A blog reader recently asked for basic instruction for going as organic as possible, as cheaply as possible. Based on our experience going more and more organic, here are my suggestions:
--Don't change everything right away
--For 1-2 weeks, just read the ingredient label on every packaged item you purchase or eat. Notice words ending in "-glyceride," ",-ose," "-flavoring," "-color," and other words like "high fructose corn syrup," "added for freshness," and ANYTHING you can't easily pronounce. These items are typically created in a lab somewhere and added as filler because it makes the food less expensive to produce, thereby making it more profitable (but more toxic to your body!) Also, notice the serving size and sugar content of nutrition labels. You will begin to notice a pattern.
--After you become more aware of what you are eating, began noticing labels on the front of food packages like "conventionally grown," "100% natural," "all natural," "organic," and "USDA organic." Unfortunately none of these guarantee totally natural foods, as there are loop holes in all legislation. But as a general rule, "conventional" is grown according to current standards in the name of profit, "natural" means there are no preservative chemicals added to the finished product before packaging, and organic (specifically USDA organic) means the food was grown in an environment with no pesticides, chemicals, antibiotics, etc. It is the safest item produced and sold in commercial stores.
--Start shopping. Do some price comparisons at different stores, as there are significant differences for the same item. Eating healthy is, unfortunately, somewhat expensive. I have found the least expensive method to be as follows:
--Buy any produce that you peel (bananas, avacados, onions) conventional
--Buy any produce you eat without peeling (apples, squash) organic. If money is really tight, get this conventional as well. It will contain some pesticide residue, and perhaps some genetic altering, but at least in can be washed thoroughly and doesn't contain toxic preservatives.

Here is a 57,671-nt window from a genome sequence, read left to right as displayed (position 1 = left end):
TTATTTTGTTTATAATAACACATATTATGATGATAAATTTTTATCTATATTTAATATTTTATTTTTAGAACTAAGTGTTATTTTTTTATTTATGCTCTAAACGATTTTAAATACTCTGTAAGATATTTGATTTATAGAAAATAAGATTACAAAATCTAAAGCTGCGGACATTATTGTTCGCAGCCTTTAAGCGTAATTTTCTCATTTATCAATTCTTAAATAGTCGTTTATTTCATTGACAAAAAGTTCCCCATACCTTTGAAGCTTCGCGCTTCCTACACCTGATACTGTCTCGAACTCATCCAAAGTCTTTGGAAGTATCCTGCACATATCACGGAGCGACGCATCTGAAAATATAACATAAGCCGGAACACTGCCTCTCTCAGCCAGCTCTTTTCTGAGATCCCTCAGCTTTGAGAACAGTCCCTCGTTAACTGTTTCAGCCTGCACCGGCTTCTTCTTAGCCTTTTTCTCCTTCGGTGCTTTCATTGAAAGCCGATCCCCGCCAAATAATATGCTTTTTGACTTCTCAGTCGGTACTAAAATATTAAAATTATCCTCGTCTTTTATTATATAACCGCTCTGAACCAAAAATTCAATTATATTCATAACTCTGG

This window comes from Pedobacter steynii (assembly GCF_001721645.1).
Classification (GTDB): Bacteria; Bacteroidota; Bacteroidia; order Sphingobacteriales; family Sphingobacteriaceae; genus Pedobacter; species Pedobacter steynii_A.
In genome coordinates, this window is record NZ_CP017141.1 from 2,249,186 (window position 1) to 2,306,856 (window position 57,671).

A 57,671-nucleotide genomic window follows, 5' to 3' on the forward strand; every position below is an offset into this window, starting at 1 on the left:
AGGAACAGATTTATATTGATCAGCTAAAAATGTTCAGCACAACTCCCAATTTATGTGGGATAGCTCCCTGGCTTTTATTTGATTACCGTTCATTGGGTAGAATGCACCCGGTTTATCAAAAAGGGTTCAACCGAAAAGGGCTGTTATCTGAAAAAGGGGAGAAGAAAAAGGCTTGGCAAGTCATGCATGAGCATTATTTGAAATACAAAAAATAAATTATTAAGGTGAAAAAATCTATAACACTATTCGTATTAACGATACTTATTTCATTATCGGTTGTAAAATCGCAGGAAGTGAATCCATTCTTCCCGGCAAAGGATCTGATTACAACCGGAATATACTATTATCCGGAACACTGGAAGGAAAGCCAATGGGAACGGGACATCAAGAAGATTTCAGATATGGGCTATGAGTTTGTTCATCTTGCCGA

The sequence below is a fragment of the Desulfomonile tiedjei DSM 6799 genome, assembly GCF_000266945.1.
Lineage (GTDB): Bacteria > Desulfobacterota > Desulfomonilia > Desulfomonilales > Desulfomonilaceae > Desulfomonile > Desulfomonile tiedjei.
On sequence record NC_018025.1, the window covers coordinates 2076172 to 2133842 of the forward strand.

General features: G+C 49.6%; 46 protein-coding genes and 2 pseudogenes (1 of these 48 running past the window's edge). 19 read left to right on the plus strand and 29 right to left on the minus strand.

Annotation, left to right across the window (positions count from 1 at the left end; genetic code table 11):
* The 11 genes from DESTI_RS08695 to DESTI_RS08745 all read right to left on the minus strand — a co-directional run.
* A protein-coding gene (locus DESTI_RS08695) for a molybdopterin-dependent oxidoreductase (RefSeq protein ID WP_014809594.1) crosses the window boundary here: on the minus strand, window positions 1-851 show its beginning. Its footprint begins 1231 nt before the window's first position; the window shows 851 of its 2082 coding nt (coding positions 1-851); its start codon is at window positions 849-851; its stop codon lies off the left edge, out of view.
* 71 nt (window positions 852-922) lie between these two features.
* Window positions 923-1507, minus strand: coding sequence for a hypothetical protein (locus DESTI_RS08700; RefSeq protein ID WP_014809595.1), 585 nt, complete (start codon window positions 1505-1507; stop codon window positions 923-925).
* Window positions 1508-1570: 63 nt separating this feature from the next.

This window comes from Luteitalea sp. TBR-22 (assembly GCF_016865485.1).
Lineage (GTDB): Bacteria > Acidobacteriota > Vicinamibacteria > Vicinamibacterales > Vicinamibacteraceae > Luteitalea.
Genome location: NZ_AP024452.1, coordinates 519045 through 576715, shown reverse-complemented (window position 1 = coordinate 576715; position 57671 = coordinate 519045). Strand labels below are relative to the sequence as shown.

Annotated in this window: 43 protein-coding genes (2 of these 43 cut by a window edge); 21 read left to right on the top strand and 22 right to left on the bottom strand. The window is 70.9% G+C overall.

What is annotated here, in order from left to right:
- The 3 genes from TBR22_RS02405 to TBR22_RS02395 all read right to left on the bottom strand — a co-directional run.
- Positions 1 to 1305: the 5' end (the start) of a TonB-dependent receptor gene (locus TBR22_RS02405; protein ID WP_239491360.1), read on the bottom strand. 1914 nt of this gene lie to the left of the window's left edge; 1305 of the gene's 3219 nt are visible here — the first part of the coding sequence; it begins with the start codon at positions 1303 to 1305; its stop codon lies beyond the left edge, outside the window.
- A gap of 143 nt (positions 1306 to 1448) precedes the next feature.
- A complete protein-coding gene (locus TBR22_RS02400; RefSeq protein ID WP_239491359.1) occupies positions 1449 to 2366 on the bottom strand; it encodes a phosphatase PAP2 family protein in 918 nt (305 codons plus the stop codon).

--Any canned foods should be purchased "organic." It is generally only slightly more expensive, and can usually be easily found on the shelves right beside the conventional version.
--Buy as few packaged foods as possible. ANY packaged item (crackers, cereal, pasta, etc.) should be bought natural or organic (check the ingredient label to make sure there are no preservatives and that it contains only ingredients that you know! You'd be surprised what they can legally call natural!).
--Several items can be found at bulk discount stores.
--Buy milk raw if possible, organic if not (the brand Organic Valley is a very good one!) Likewise, other dairy should state something like "made from milk from cows not treated with...." Avoid processed cheeses (American, Velveeta, etc), as they are not naturally produced.
--You can cut out a lot of expense by eating less meat, but when you do eat meat, I recommend looking for organic if possible, natural if not. Make sure the label says something like "from cows not treated with ...." Avoid any pork product that says something like "......added for freshness." If you have storage space, it is least expensive to find a local natural or organic farmer (or call your local butcher) and buy 1/4 or 1/2 cow or pig. This cuts the per pound price almost in half--even cheaper than regular meat! If you can find meat that has been "pasture fed", even better! When buying seafood, look for the term "wild-caught." This is generally the healthiest. In colored seafood (shrimp, salmon, lobster, crab) avoid anything that says "...added for color." It is another chemical. The good salmon is often called "COHO," and this term is often used instead of "wild-caught."
--Home-make whatever you can. Breads, pastas, rolls, cookies, cakes, etc. can all be homemade quite easily. If you can't, try to buy it organic. I don't trust most "natural" versions of these. I LOVE the website http://www.allrecipes.com/ You can find a recipe for almost anything, complete with reviews by people who have tried to make it.
I recommend that, to physically notice the difference in your health, set a goal to go as organic as possible for 2 weeks. During this time, do not eat out at a restaurant and do not grab anything at a snack area, rather eat only what you buy and make. After 2 weeks, you will likely have more energy, and may notice countless other benefits. If you decide to "cheat" you will very likely experience a stomach ache, headache, indigestion, diarrhea, or worse! Our society has become so immune to the chemicals going into our bodies, that it is actually quite interesting to experience what your body does without them, and what they do to a body that has been without them for a while.
Finally, if you are going to spend the extra money, make sure you get the nutritional benefit as much as possible. The best ways to cook most foods is to bake, steam, broil, or grill. Try to avoid microwaving, frying, or boiling, as the process destroys much of the nutrition.
Well, I think I succeeded in making myself sound like a complete fanatic. Maybe after our past health issues, I have become that. I guess we have just grown more confident in the safety of eating ingredients created by God as much as possible, rather than by man. In any case, I hope I have answered any questions, sparked some ideas and thoughts, and if nothing else, made you more conscious about what you are consuming. If you decide to experiment, let me know! I would love to hear how it goes!
1 year ago